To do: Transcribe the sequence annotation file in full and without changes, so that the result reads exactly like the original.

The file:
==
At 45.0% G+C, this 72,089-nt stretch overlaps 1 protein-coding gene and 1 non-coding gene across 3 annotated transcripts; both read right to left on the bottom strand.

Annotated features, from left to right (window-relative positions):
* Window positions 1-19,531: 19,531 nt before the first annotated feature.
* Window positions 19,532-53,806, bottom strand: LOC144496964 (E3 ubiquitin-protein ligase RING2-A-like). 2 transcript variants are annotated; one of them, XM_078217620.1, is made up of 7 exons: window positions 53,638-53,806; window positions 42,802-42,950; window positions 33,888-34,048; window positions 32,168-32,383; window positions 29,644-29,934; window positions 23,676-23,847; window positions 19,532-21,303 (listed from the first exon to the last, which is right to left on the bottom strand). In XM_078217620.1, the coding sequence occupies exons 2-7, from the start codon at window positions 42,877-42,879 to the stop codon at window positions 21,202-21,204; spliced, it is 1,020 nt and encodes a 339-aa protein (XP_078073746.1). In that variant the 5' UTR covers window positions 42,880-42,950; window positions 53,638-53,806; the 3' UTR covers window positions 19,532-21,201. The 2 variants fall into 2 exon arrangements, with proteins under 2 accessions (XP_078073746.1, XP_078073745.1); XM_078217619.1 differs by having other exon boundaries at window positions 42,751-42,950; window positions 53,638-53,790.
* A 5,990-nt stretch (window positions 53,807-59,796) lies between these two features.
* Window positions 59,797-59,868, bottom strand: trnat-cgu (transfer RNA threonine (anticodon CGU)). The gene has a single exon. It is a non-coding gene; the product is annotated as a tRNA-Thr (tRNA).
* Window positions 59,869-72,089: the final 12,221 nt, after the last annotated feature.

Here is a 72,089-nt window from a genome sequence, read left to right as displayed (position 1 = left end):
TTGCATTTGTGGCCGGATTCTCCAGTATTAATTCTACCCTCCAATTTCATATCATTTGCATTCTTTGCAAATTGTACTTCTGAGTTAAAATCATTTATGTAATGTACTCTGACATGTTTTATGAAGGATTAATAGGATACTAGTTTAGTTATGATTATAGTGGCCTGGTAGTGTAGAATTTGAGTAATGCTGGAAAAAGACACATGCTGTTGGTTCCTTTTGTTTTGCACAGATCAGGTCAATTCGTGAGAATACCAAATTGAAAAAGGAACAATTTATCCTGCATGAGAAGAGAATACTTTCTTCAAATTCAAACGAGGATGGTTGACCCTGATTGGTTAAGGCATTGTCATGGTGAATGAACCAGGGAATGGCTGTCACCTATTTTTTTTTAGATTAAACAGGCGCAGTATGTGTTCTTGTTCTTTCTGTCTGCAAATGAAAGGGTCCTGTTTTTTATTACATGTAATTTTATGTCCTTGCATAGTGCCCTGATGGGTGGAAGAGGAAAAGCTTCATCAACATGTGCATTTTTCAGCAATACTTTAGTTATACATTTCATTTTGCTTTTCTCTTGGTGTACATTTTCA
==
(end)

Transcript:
At 45.0% G+C, this 72,089-nt stretch overlaps 1 protein-coding gene and 1 non-coding gene across 3 annotated transcripts; both read right to left on the bottom strand.

Annotated features, from left to right (window-relative positions):
* Window positions 1-19,531: 19,531 nt before the first annotated feature.
* Window positions 19,532-53,806, bottom strand: LOC144496964 (E3 ubiquitin-protein ligase RING2-A-like). 2 transcript variants are annotated; one of them, XM_078217620.1, is made up of 7 exons: window positions 53,638-53,806; window positions 42,802-42,950; window positions 33,888-34,048; window positions 32,168-32,383; window positions 29,644-29,934; window positions 23,676-23,847; window positions 19,532-21,303 (listed from the first exon to the last, which is right to left on the bottom strand). In XM_078217620.1, the coding sequence occupies exons 2-7, from the start codon at window positions 42,877-42,879 to the stop codon at window positions 21,202-21,204; spliced, it is 1,020 nt and encodes a 339-aa protein (XP_078073746.1). In that variant the 5' UTR covers window positions 42,880-42,950; window positions 53,638-53,806; the 3' UTR covers window positions 19,532-21,201. The 2 variants fall into 2 exon arrangements, with proteins under 2 accessions (XP_078073746.1, XP_078073745.1); XM_078217619.1 differs by having other exon boundaries at window positions 42,751-42,950; window positions 53,638-53,790.
* A 5,990-nt stretch (window positions 53,807-59,796) lies between these two features.
* Window positions 59,797-59,868, bottom strand: trnat-cgu (transfer RNA threonine (anticodon CGU)). The gene has a single exon. It is a non-coding gene; the product is annotated as a tRNA-Thr (tRNA).
* Window positions 59,869-72,089: the final 12,221 nt, after the last annotated feature.

Here is a 72,089-nt window from a genome sequence, read left to right as displayed (position 1 = left end):
TTGCATTTGTGGCCGGATTCTCCAGTATTAATTCTACCCTCCAATTTCATATCATTTGCATTCTTTGCAAATTGTACTTCTGAGTTAAAATCATTTATGTAATGTACTCTGACATGTTTTATGAAGGATTAATAGGATACTAGTTTAGTTATGATTATAGTGGCCTGGTAGTGTAGAATTTGAGTAATGCTGGAAAAAGACACATGCTGTTGGTTCCTTTTGTTTTGCACAGATCAGGTCAATTCGTGAGAATACCAAATTGAAAAAGGAACAATTTATCCTGCATGAGAAGAGAATACTTTCTTCAAATTCAAACGAGGATGGTTGACCCTGATTGGTTAAGGCATTGTCATGGTGAATGAACCAGGGAATGGCTGTCACCTATTTTTTTTTAGATTAAACAGGCGCAGTATGTGTTCTTGTTCTTTCTGTCTGCAAATGAAAGGGTCCTGTTTTTTATTACATGTAATTTTATGTCCTTGCATAGTGCCCTGATGGGTGGAAGAGGAAAAGCTTCATCAACATGTGCATTTTTCAGCAATACTTTAGTTATACATTTCATTTTGCTTTTCTCTTGGTGTACATTTTCA